Close to turning 80, Renzo Piano takes stock of his long career at his house in Punta Nave, above his office and foundation on a cliff overlooking the Mediterranean, close to his native Genoa.
In Search of Lightness
LFG: Your first experiences as an architect were threaded together by a search for lightness. And they led to your first significant work, the pavilion of Italian industry in Osaka, in 1970.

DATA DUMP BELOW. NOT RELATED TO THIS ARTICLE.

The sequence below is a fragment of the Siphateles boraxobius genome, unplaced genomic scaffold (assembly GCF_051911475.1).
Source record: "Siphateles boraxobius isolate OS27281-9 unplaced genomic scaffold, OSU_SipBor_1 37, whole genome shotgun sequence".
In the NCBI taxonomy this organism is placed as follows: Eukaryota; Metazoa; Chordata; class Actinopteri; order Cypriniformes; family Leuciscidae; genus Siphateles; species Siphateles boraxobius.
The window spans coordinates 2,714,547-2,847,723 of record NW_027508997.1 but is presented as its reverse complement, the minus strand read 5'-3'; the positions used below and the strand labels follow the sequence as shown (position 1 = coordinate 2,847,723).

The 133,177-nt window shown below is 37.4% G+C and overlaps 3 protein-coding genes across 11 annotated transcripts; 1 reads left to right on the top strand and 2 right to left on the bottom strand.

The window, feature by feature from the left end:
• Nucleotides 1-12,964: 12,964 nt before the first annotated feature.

RP: It’s very simple. When you are young, you try to do the opposite of what your father’s been doing. My father was making buildings with sand, concrete, and bricks. I wanted to do something that was the opposite of that, but I don’t think looking for lightness was intended only as rebellion. I instinctively took pleasure in light things, and working with lightness might be a bit more poetic, as working with transparency. Lightness and transparency are very close friends. And also light. Just light. Light is one of the most important materials in construction. Certainly the desire for lightness came from many things, maybe including a kind of challenge to do things with few materials. The bicycle is a beautiful object because you can understand it, you can see the forces, how it works. It’s a lightweight structure.[+]